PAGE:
1. We can agree to disagree. I think we’re good but not great at the offensive skill positions, outside of Penix. We’re solid at most spots, but I don’t think we have anyone (other than MP) that scares opposing D coordinators. What we have are a bunch of decently talented kids who play hard, play to their capabilities, and who execute consistently. A special arm talented kid like MP is what makes them go. Will be interesting to see what OSU tries to do with him. I have a feeling our receivers are going to feel regular contact at the LOS in an effort to disrupt timing. I think you’ll also see OSU be physical through the middle in an effort to not let guys run across the defense. We can’t let them get pressure with 4, and we have to be more sure handed than we’ve been to date. Drops are killers in our form of a ball control O.

  5. You know you’re rooting for a very good team when they play sloppy and still shut out their opponent! I’m thrilled with the win, but IU’s offense did not play a great game. I can’t help but wonder if next week’s game against OSU was impeding their focus. On the other hand, IU’s defense is simply outstanding!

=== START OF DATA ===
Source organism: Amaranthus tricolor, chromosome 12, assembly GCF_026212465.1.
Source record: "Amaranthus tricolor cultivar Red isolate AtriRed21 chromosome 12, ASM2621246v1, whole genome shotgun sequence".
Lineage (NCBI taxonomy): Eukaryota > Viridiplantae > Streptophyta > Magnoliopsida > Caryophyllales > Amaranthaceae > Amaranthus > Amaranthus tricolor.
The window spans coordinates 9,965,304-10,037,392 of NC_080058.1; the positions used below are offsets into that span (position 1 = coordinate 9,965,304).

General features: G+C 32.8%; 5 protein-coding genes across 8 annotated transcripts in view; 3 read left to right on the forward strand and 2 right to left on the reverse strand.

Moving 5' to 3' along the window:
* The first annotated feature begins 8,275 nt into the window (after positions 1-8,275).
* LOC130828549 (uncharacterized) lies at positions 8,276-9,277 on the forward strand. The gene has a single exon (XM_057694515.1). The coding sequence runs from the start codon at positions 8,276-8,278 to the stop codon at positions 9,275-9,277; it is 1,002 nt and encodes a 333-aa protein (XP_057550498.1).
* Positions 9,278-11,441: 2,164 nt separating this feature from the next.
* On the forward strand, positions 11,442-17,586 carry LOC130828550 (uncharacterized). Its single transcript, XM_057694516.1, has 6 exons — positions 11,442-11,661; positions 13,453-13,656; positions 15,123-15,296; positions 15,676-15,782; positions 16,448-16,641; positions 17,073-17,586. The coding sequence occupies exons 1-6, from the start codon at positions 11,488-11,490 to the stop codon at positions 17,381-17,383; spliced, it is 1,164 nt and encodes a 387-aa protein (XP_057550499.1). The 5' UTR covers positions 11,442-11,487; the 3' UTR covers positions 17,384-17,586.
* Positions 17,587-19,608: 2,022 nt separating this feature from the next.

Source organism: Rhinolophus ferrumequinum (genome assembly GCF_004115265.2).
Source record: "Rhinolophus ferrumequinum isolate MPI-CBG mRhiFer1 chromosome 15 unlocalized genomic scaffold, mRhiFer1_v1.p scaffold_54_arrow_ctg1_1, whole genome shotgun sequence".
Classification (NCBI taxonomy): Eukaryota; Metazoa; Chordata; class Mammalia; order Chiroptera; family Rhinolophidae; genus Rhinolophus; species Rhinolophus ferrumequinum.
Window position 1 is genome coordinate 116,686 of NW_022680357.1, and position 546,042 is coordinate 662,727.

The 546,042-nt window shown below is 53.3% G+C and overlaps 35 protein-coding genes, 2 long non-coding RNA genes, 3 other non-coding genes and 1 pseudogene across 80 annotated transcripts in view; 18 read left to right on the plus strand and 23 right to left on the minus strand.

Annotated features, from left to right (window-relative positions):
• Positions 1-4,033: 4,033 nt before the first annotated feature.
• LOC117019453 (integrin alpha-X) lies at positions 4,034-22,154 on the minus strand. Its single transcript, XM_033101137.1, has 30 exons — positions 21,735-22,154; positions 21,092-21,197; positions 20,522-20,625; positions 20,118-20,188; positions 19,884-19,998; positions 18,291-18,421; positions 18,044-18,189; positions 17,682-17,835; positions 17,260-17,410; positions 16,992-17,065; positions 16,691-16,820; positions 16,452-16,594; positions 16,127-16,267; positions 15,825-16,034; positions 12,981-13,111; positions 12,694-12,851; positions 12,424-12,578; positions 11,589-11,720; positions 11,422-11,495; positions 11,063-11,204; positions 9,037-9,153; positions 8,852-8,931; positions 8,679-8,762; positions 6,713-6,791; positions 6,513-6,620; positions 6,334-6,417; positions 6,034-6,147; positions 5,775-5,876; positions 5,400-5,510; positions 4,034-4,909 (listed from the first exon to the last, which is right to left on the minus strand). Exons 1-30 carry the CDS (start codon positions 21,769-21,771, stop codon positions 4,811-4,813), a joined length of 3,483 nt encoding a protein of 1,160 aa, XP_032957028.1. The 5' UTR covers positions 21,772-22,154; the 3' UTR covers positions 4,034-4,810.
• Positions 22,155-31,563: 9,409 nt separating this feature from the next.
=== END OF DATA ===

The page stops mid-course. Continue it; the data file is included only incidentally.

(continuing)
I am dumbfounded as to why Tuttle did not see any playing time today. He should have played the entire fourth quarter. You just don’t risk getting your star QB injured in a game that is well in hand. It’s just not smart. Unless TA and Sheridan are trying to send Tuttle a message, he should have played today.

    So sad to see Allen leave the game with what appears to be another season-ending injury. But wow, what a show of support when his teammates went out on to the field.

    1. Tuttle not playing makes perfect sense. If you played, the backup not getting time is an easy one, but fans who never played don’t understand it at all. It’s always a litmus test.

      1. I played. Explain your thought. We all know that having quality, experienced backups at every position, including QB, is important!

  6. Sorry BD, but it is the farthest thing from a litmus test. So please try again to explain why TA didn’t put Tuttle in the game. Why risk Penix in the fourth quarter of a game that is well in hand? Why not give the back-up some much needed game experience? All you have to do is watch the best FB teams in the country to see how often the back-ups get to play when their team is blowing out an opponent.